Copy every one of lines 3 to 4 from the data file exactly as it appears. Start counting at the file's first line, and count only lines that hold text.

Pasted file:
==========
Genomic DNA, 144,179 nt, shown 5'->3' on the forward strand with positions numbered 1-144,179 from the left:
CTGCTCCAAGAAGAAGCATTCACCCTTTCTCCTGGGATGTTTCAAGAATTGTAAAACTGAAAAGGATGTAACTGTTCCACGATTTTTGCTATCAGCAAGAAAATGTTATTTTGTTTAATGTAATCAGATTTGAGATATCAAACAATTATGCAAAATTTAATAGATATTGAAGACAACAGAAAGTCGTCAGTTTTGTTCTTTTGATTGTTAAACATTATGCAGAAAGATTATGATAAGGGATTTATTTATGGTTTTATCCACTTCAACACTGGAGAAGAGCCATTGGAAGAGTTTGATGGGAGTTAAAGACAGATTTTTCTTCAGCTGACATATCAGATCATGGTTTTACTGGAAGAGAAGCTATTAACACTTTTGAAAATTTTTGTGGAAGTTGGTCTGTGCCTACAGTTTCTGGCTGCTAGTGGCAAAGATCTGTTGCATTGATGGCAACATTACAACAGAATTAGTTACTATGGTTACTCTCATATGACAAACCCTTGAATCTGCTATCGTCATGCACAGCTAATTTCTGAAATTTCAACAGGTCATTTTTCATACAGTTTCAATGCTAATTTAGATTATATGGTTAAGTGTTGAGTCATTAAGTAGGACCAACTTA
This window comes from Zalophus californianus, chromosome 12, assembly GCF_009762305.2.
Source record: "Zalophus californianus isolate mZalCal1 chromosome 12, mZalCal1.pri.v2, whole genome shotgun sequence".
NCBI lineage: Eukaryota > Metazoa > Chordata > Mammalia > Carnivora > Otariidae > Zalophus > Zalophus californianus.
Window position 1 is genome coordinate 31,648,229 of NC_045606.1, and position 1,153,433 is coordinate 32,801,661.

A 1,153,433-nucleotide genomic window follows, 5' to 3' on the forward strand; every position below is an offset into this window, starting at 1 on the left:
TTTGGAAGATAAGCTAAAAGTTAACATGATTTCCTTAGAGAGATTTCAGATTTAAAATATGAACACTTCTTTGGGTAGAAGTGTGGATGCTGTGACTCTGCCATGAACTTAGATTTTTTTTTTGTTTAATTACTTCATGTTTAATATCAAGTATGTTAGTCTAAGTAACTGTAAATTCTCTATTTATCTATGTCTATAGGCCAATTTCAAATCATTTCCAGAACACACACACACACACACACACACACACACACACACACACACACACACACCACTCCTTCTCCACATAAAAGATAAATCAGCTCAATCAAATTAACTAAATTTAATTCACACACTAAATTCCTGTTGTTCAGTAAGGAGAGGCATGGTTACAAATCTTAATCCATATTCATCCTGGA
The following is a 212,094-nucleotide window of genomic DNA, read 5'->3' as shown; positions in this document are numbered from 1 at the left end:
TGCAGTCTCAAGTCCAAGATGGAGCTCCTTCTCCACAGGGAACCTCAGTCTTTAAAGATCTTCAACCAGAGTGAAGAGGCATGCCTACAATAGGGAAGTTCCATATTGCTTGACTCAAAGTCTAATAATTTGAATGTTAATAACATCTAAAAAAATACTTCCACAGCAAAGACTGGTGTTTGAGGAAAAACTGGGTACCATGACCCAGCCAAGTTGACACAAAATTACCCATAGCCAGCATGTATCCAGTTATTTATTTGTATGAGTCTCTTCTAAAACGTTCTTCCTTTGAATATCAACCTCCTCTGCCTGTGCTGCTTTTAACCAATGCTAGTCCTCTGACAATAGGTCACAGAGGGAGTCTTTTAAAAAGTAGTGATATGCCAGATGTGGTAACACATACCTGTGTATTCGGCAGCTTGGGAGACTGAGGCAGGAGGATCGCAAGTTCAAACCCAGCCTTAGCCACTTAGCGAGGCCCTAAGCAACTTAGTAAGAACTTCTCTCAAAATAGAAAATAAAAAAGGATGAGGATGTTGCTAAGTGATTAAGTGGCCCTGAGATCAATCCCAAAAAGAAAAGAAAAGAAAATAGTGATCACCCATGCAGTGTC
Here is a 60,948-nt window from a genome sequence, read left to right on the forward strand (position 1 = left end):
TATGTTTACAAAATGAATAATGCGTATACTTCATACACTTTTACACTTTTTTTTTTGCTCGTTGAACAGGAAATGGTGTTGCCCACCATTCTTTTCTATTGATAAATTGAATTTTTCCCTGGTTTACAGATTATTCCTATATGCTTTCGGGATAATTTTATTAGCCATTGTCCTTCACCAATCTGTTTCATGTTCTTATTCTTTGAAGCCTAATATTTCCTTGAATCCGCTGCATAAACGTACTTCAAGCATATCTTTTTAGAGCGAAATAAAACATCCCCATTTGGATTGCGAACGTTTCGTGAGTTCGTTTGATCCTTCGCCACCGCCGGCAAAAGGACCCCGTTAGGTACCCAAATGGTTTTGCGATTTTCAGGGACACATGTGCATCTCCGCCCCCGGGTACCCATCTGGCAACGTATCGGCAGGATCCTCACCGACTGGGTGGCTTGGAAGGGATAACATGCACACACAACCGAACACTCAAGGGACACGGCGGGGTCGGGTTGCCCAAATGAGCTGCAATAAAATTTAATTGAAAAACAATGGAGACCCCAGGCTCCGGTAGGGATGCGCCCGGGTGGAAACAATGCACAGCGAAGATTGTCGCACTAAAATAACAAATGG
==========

This window comes from Zalophus californianus, chromosome 12, assembly GCF_009762305.2.
Source record: "Zalophus californianus isolate mZalCal1 chromosome 12, mZalCal1.pri.v2, whole genome shotgun sequence".